Mount Hollywood Hike

I’ve never been one to hike in Griffith Park often.  Since the park is located in the center of Los Angeles, it’s usually crowded, and, although it’s covered in miles upon miles of trails, most of them are wide enough to be called fire roads.  I’d much prefer a single track in the neighboring San Gabriel Mountains or further west in the wilder side of the Santa Monica Mountains.  Despite these pet peeves, I’d be the first to recommend a hike in Griffith Park to out-of-town visitors and friends alike who are looking for a great view of Greater Los Angeles.

Mount Hollywood is located just south of the center of Griffith Park.  It is commonly mistaken for the location of the Hollywood sign, which is on neighboring Mount Lee.  Mt. Hollywood stands at 1,640 feet in elevation (495 meters), and offers impressive views in all directions.  From the peak on a clear day, visitors can see downtown Los Angeles to the south,  the beach cities and Catalina Island to the southwest, Glendale and Burbank to the east, and the San Fernando valley to the north.  To the west runs the ridge of peaks that make up the eastern end of the Santa Monica Mountains, which includes Mount Lee and the famous Hollywood sign.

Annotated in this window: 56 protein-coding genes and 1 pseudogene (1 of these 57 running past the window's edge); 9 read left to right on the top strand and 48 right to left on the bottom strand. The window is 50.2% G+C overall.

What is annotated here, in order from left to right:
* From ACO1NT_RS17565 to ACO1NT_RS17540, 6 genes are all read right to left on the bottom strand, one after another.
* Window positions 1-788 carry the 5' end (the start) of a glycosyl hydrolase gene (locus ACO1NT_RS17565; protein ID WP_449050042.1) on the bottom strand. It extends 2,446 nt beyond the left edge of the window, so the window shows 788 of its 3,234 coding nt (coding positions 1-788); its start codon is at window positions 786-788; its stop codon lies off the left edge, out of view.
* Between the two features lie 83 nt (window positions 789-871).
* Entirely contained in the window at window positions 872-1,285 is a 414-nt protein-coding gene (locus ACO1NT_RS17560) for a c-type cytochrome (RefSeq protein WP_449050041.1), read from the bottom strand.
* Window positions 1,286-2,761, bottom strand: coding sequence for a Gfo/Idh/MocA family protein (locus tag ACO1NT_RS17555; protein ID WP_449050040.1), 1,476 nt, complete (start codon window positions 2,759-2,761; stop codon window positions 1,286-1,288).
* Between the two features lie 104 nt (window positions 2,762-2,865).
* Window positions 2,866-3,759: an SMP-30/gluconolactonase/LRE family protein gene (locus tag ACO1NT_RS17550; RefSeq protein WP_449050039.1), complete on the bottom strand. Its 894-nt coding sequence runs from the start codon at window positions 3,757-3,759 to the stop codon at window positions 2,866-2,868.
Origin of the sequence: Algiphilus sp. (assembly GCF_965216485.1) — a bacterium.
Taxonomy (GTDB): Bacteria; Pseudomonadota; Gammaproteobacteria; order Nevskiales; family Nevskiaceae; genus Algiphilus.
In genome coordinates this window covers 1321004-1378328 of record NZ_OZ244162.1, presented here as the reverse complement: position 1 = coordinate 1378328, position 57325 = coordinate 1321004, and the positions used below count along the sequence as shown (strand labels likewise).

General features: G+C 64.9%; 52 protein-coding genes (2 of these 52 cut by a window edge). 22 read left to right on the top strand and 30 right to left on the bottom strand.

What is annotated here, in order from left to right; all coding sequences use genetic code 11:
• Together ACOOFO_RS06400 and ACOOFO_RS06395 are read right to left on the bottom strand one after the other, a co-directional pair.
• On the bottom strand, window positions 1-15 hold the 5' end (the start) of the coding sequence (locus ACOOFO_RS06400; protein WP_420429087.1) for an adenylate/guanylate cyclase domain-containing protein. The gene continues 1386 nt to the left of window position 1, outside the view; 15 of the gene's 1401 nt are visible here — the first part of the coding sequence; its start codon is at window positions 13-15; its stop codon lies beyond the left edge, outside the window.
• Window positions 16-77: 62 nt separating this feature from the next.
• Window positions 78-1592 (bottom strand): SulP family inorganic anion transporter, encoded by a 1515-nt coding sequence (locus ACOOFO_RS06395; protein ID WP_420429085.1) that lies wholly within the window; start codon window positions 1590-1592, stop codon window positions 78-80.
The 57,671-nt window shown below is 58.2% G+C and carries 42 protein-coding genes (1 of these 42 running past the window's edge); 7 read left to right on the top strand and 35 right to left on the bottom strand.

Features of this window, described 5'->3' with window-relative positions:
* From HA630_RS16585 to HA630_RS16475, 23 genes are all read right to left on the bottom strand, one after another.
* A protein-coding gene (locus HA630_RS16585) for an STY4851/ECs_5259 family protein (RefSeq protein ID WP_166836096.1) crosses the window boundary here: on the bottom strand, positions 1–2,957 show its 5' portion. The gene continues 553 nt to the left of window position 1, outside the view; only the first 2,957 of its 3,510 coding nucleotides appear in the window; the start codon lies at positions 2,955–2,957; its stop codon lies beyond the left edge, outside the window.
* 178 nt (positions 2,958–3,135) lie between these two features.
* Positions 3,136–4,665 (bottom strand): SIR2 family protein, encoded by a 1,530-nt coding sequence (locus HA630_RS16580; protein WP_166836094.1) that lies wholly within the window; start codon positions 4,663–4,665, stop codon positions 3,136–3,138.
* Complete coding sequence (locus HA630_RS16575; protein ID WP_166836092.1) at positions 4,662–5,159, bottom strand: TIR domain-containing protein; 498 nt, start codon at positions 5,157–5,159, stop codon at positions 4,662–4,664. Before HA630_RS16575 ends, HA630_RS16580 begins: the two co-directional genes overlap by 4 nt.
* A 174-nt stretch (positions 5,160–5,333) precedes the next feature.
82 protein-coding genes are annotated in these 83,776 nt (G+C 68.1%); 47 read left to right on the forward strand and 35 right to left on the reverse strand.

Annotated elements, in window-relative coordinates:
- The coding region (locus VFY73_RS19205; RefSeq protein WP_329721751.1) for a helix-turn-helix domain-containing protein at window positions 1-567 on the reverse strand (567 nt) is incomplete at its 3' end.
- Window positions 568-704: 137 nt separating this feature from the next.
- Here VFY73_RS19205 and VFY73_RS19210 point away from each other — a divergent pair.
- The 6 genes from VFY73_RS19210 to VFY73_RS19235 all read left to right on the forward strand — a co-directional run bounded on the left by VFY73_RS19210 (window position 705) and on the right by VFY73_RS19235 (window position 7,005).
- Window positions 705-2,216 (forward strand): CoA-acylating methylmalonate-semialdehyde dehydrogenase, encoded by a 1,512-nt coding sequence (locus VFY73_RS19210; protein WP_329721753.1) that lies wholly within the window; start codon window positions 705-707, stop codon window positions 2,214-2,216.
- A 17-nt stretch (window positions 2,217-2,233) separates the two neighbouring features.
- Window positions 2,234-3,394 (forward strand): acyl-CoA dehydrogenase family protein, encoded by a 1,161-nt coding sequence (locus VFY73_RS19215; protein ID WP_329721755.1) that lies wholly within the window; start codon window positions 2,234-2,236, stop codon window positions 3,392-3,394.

There are a few ways to get to Mt. Hollywood, all of them are relatively easy.  The shortest route to the peak is from the world-famous Griffith Observatory, which was built on the southern slope of Mt. Hollywood.  The five-mile round-trip hike starts at the northern end of the Griffith Observatory parking lot (the Charlie Turner Trailhead).  Due to the popularity of the observatory, you should arrive early to find a parking space or prepare to park along the paved road leading up to the observatory.  I prefer approaching Mt. Hollywood from the north, starting at the parking lot for the historic Griffith Park Merry-Go-Round off of Crystal Springs Drive. There are two parking lots, each able to hold over 150 vehicles.  Even on the most crowded of weekends, these parking lots usually still have spots available.  From the second parking lot, it’s about a 5-5.5 mile hike to the summit. This route takes you past the abandoned Los Angeles Zoo (1912-1965), where you can explore the old bear and monkey cages. Higher up along the trail, you can hear some of the animal calls from the present location of the Los Angeles Zoo, which is also in Griffith Park. As with all hikes, it would be best to print out a map of the park’s spaghetti-like trail system.  (see link below)

No matter which path you decide to take to get to Mt. Hollywood, please remember to wear sturdy shoes and bring a bottle of water and layers of clothing.  The temperature can drop suddenly after the sun sets.


Here are a few photos I’ve taken on a recent trek up to Mt Hollywood.

Two new parents introduce their infant to one of the famous Los Angeles sunsets.

Enjoying the last of the sun, the Hollywood Sign on Mount Lee is to the right.

The sun setting over Los Angeles.

The marine layer came inland during the late afternoon, covering the west side.

Mount Lee and the Hollywood sign look like an island in a sea of mist.

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